Like a Circle in a Spiral

Written by Richard Murison

On a piano keyboard, most of us know that all the white notes are identified by the letters A–G, while the black notes are the sharps and flats … written A♭, B♭, C♯, D♯, etc.  If I’ve lost you already, then fair warning – this column may not be for you … J.

If we list all the notes in ascending (or descending) order, then we find that we go through each of the 12 white and black notes once, after which the sequence keeps on repeating itself ad infinitum.  It’s as though the notes were all arranged in a circle, and we simply kept on going round and round.


Here we can see the second thing that stands out about musical notation.  All the black notes have two names.  We can choose either C♯ or D♭, and likewise G♯ or A♭, and so forth.  This circular arrangement of musical notes is called the Circle of Semitones, because each adjacent note is separated by an interval of one semitone.

I wrote about some of the theory underlying musical notes back in Copper 31, and in particular I wrote about how the different notes are related to each other by the ratios of their frequencies.  In particular, I noted the important interval of one-fifth, and how we could jump from any one note to the note one-fifth above it by multiplying its frequency by 1.5.  So let’s take our Circle of Semitones, and draw lines connecting every pair of notes which are an interval of one-fifth apart.

It is a nice star shape, and if we trace the star path around the notes we see that it stops off once at each of the 12 notes before eventually returning to where it started from.  We can do something interesting with this information.  We can draw a new circle, formed by notes which are one-fifth apart.  Here are the two circles, side-by side:

I have left the same pattern of connecting stars in each circle.  If you look carefully, you will see that the pattern of stars in each circle traces out the order in which the notes appear around the outside of the other circle.  As it happens, mathematically speaking, both diagrams are actually topologically identical (an observation which, while undoubtedly interesting, yields no useful musical insights that I am aware of).  In any case, the circle on the left is known as the Circle of Semitones, while the one on the right is known as the Circle of Fifths.  The Circle of Fifths is by far the more interesting of the two, so we are going to focus on it.  And I am going to start by observing that all of the white notes and all of the black notes are grouped together, as illustrated in the diagram below:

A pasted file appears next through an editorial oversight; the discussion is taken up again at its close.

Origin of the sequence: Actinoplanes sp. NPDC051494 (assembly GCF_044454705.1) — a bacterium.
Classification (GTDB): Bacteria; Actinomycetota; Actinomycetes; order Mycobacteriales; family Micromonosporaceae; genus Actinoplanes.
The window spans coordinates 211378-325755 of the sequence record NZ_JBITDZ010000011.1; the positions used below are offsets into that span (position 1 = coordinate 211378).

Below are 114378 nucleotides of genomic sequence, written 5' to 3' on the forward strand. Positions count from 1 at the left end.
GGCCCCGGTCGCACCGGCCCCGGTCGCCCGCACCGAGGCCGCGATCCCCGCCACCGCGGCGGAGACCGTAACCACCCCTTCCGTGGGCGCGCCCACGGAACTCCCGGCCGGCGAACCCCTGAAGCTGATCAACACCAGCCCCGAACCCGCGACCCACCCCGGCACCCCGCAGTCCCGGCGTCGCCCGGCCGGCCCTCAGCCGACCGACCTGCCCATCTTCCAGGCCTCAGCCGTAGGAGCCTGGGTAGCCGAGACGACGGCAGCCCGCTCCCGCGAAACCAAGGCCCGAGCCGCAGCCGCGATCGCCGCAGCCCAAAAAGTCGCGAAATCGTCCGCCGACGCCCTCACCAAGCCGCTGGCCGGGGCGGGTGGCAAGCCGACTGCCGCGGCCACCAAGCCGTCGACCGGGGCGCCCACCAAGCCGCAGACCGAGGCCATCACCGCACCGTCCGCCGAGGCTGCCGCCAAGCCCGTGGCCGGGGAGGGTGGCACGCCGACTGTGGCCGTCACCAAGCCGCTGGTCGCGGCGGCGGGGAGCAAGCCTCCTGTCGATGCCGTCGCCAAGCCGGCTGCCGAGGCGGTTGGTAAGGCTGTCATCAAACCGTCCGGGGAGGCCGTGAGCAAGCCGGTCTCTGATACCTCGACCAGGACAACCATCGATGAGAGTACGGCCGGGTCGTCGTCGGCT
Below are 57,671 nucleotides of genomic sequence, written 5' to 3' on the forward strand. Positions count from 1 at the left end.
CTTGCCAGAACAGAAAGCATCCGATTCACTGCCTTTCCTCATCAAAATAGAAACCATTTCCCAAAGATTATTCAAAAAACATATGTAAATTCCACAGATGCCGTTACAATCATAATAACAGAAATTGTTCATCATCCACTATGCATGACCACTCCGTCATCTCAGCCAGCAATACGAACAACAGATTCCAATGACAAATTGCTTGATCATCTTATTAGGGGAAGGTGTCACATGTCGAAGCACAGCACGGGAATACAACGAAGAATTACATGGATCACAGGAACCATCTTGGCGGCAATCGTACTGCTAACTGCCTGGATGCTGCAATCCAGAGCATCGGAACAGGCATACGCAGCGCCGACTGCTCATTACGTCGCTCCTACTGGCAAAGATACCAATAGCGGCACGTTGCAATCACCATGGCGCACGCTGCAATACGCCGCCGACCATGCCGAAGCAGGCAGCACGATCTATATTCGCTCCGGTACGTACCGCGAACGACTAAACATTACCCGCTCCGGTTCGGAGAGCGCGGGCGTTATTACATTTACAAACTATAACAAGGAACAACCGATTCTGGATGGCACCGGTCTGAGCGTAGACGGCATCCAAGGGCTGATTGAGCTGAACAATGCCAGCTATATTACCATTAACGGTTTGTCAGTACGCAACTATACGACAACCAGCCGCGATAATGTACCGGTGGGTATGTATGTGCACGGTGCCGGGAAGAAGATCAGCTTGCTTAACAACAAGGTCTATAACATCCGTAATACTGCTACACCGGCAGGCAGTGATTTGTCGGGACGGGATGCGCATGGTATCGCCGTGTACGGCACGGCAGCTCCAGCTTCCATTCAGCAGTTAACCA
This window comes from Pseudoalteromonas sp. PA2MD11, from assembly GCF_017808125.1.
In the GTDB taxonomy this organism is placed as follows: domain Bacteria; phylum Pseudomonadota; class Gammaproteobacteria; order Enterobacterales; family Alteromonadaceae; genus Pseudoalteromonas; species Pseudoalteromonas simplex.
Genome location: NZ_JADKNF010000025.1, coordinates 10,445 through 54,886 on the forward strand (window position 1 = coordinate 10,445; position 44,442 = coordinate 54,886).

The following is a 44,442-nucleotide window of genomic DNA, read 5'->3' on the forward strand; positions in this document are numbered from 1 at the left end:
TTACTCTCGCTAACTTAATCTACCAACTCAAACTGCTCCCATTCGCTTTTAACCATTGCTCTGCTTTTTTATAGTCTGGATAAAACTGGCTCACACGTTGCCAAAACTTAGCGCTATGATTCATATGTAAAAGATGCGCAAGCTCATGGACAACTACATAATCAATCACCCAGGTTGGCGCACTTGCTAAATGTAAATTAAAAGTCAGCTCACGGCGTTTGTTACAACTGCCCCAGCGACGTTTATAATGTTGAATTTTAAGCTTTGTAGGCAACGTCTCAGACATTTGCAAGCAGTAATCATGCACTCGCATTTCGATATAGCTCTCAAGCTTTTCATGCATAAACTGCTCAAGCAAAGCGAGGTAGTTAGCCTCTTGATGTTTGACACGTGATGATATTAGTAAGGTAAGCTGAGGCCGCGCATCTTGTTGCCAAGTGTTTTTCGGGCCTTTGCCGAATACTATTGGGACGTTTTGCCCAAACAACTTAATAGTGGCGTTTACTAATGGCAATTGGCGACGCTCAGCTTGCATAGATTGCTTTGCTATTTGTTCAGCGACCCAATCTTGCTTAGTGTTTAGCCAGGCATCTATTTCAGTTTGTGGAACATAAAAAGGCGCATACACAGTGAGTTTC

All of the white notes are in the shaded section, and they happen to be the notes which form the scales C-major and A-minor, which, most of you will know, require none of the black keys.  So now I’m going to rotate the shaded section by one position in an anticlockwise direction:


The shaded section now includes one of the black notes, the one which is shown as being either A♯ or B♭, and at the opposite end has moved one position away from B, which is no longer included.  So if we choose to call the new note B♭, then the seven notes within the shaded region still contain the letters A – G.  If we had chosen the A♯ representation instead, we would have both A and A♯, and no B, which is more confusing, and harder to work with.  With the shaded region rotated this way, the note which now occupies the position previously occupied by C (the major tonic position) is F.  So the shaded region represents the notes comprising the scale of F-major (and, likewise, the scale of D-minor).  And in both of those scales, every time the note B appears, it is always actually B♭.  This is why the key signature of F-major has one flat, which always appears in the position of B:

Now we can simply repeat the procedure, and rotate the shaded section a further position anti-clockwise:


Notice how the note which is shown as being either D♯ or E♭, has now entered the shaded region, and E has dropped off the other end.  As before, we will call the new note E♭ rather than D♯ so that we still have all of the notes A – G included in the shaded region.  And now the note which occupies the major tonic position is B♭, so the shaded region comprises the 7 notes of the scale of B♭ major (and, likewise, G-minor).  Because all the B notes are now B♭, and all the E notes are now E♭, we can see that the key signature for B♭ major (and G-minor) will have two flats, located in the positions B and E: